It is incredibly easy to be cynical about a message like this. “When you’re broken on the ground,” about the last thing you want to do is get up. Often, we’d rather bleed out and die.

Last week, I was promoted from cashier to courtesy, a job which, when one is not feeding customers’ addictions to nicotine and gambling, comes with a seemingly unprecedented amount of downtime. The result is that I spent far more time talking with the person training me than I had with anyone else in the company since I started in May. She indicated that she would be participating in a swimsuit competition out-of-state over the weekend, and couldn’t wait until it was over so she could enjoy the foods and activities she’d been depriving herself of for, amazingly, sixteen weeks. I asked what had motivated her to do something so evidently difficult.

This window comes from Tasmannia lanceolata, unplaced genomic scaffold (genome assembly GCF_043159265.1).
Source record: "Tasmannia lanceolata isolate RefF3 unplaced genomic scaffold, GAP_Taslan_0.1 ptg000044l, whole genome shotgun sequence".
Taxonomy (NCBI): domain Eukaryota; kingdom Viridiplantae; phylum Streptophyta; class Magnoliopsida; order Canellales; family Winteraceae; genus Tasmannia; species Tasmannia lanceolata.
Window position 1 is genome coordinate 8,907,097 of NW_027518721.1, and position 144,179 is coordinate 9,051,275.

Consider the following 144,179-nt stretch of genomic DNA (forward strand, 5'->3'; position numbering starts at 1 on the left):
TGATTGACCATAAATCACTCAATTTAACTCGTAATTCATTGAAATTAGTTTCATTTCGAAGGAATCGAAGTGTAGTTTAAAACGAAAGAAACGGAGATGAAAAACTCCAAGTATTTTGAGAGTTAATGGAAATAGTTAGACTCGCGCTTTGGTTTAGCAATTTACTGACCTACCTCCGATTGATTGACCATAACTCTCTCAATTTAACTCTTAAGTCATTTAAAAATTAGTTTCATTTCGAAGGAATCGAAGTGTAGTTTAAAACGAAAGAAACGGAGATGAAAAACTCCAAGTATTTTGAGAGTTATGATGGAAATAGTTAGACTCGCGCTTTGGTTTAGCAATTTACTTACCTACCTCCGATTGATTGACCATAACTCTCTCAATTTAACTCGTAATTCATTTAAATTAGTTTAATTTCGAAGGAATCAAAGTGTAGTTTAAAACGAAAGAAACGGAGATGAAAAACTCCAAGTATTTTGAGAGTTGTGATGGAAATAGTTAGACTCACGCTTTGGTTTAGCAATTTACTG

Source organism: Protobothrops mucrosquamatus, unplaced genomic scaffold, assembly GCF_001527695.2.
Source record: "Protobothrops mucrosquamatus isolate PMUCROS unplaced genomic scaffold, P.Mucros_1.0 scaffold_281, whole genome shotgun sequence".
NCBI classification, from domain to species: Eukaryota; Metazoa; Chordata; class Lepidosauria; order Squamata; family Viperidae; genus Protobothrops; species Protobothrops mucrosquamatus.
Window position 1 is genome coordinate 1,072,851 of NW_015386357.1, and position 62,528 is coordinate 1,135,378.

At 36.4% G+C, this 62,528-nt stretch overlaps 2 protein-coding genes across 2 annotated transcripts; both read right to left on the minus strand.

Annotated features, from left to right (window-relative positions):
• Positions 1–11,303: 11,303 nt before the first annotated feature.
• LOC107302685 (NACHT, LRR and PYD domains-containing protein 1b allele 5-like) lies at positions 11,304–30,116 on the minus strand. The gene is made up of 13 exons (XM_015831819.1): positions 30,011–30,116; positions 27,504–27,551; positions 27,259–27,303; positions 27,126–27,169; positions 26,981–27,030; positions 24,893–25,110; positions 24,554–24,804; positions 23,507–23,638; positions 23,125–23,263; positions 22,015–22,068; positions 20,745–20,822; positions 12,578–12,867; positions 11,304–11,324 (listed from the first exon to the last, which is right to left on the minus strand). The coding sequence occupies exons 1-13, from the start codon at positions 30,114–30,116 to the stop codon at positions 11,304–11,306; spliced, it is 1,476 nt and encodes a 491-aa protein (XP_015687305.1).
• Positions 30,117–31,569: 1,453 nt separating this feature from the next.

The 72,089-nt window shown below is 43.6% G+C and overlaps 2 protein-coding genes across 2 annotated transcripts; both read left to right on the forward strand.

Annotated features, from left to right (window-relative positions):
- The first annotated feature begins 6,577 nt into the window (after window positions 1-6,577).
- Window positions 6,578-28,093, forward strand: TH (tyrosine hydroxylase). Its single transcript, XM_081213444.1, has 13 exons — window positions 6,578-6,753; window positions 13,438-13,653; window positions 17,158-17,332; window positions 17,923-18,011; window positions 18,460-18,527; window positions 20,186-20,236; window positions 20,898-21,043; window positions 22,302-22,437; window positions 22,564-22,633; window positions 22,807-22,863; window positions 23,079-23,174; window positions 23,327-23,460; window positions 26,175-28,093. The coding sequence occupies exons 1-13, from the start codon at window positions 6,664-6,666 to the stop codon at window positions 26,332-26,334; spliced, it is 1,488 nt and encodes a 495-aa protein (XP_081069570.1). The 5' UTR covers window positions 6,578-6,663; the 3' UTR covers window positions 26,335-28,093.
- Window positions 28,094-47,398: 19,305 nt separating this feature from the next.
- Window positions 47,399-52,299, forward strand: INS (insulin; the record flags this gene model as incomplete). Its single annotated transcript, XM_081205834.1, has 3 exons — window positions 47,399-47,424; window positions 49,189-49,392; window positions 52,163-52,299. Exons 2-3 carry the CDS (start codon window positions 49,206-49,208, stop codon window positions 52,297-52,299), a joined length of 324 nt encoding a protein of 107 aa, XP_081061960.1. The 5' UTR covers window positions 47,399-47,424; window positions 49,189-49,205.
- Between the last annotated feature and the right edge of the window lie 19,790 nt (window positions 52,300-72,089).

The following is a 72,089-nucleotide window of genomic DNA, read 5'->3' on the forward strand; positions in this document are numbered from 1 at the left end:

Her answer was both surprisingly honest for a new acquaintance and remarkably humbling. A bad situation earlier in the year had, as she put it, “shattered” her and left her with a great sense of self-doubt. But rather than take the bleed out and die option, she said, “I wanted to do something that scared me. I always quit things and I wanted to prove that I could actually finish something hard.” It was, of course, partly a way of asserting her own strength outside of the affirmation of other people. But it was also a way of taking a personal tragedy and turning into an opportunity to look square in the mirror and proactively fix something she no longer wanted to see there.

One of the things I find interesting about these lyrics is that we are not told, “you are found” or “you have been found.” The invitation to reach out precedes the rising, precedes the arrival of help. In the darkest of moments, in the most shattering of falls, when things are decidedly not ok — when we think we are weak and unable to see things through — that is when we must embrace hope. You will be found.